Britain's Prime Minister Theresa May addresses a press conference at the end of the EU Informal Summit of Heads of State or Government at the Mozarteum University in Salzburg, Austria, on September 20, 2018.
May promised new proposals to reassure Dublin that it would not get a "hard border" with the British province of Northern Ireland but warned she too could live with a no-deal outcome - though many round the summit table in picturesque Salzburg see that as more of a negotiating tactic than a credible threat.
"I want to be absolutely clear, this government will never accept a second referendum", she said.
But at a press conference in which she appeared visibly angry, Mrs May said the United Kingdom would "shortly" be coming forward with new proposals for the backstop at the border.
After the summit, European Union leaders said they would push for an agreement next month, but both sides have warned they are planning for a no-deal scenario.
But the European Union has reservations about the plan, and the two sides remain divided over how to ensure there is no hard border between the U.K.'s Northern Ireland and European Union member Ireland.
"Without clear a precise solution to the Irish question, and for the whole context of our economic future relations, it will be hard even to imagine a positive process after October", Tusk said.
In a brief statement in Salzburg on Wednesday, Tusk said that while proposals hashed out by May and her Cabinet at her Chequers country retreat are a "positive evolution", the issues surrounding the Irish border and economic cooperation need to be "reworked and further negotiated". "This is why we need more time, but we hope to be ready in October", he said, dubbing the planned October 18 European Union summit the "moment of truth".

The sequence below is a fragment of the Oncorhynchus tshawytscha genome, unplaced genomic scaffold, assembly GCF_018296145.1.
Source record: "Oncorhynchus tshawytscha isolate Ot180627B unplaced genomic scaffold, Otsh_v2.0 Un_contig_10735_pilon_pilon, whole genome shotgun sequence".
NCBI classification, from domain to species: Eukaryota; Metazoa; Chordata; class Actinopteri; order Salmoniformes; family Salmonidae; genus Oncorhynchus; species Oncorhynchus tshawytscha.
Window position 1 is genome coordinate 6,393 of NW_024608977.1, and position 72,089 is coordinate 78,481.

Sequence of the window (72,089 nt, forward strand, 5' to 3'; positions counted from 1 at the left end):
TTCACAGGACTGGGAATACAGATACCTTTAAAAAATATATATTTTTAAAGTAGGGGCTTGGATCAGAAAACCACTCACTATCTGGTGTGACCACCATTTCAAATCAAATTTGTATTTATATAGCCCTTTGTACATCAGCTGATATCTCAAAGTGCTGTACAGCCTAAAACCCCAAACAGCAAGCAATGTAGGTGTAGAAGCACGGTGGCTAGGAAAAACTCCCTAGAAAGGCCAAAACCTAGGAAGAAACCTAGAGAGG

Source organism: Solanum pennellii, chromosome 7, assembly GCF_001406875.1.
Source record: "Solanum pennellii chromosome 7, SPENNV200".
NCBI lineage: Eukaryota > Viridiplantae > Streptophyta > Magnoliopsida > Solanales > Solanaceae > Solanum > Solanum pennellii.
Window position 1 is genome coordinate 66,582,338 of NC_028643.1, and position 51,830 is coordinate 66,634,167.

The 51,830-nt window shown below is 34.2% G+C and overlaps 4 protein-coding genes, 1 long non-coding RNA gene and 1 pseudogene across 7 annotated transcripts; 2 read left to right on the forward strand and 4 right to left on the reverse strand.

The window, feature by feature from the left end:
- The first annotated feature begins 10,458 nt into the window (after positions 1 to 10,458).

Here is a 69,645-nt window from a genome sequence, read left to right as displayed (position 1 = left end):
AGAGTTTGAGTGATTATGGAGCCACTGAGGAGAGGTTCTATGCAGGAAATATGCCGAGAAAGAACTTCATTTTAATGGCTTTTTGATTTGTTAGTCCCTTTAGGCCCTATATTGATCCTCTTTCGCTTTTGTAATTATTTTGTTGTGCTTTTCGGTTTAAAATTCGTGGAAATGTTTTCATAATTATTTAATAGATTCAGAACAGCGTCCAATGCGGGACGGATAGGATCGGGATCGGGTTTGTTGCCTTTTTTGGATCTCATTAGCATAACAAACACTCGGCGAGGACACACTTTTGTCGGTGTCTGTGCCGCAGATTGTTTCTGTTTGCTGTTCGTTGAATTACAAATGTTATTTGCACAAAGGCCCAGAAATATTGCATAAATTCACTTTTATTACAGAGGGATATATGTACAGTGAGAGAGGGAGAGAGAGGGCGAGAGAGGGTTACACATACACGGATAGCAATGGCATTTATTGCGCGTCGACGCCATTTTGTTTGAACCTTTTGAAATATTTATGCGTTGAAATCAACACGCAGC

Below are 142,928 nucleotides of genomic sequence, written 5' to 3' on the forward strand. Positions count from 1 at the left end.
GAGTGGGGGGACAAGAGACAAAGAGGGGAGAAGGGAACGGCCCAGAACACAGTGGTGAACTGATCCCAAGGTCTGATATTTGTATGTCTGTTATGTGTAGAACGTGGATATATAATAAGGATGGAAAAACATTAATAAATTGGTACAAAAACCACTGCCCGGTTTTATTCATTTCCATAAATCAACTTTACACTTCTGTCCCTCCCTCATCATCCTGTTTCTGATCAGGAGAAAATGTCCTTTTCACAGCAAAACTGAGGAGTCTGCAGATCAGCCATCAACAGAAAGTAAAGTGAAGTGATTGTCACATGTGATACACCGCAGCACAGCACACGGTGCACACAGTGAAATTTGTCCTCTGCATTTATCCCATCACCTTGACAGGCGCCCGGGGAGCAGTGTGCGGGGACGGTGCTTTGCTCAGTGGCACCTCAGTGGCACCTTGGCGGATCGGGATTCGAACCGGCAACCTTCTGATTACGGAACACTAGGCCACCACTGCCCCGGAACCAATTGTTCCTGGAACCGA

After a dinner of Wiener schnitzel in Salzburg, EU leaders said they would push for a Brexit deal next month but rejected May's proposal.
However, at the gathering in Austria, Mrs May insisted there would be no delay to the UK's March 2019 departure, no second referendum and therefore the onus was on the continent's leaders to find a solution if they wanted to avoid a no-deal Brexit.
European Union leaders say that is "cherry-picking" on the part of Britain, which would be able to go its own way in services and on other issues such as the freedom of movement of labour.
Leave-backing Transport Secretary Chris Grayling insisted Britain is "preparing hard" for a no-deal Brexit, although he predicted a "sensible agreement" will be reached with Brussels.
"We need to compromise on both sides", Tusk noted.
The EU has insisted that the single market can not be cherry-picked like that.
Mr Gove, who was a major face of the Leave campaign, urged Tory colleagues to support Mrs May's Chequers plan because a future PM could "choose to alter" Britain's post-Brexit ties.
Tusk added he remains "convinced that a compromise, good for all, is still possible" in Brexit negotiations and that he is "a close friend of the United Kingdom and a true admirer of PM May". This would keep Northern Ireland under EU economic oversight if London and Brussels can not agree a trade pact to keep UK-EU borders open after a transition period ends in 2020 - an idea that Mrs May and a small party in the province that props up her minority government oppose.
Theresa May has been warned Britain is "staring down the barrel of no deal" after she issued a defiant Brexit challenge to the EU.
Summit meeting: (left-right) Leo Varadkar, Commission President Jean-Claude Juncker and and Estonian Prime Minister Juri Ratas.
Before setting off, her Downing Street office suggested that after she put forward new Brexit proposals this summer, it was now for Brussels to "evolve" its position.
May said that leaving with no deal remains an option.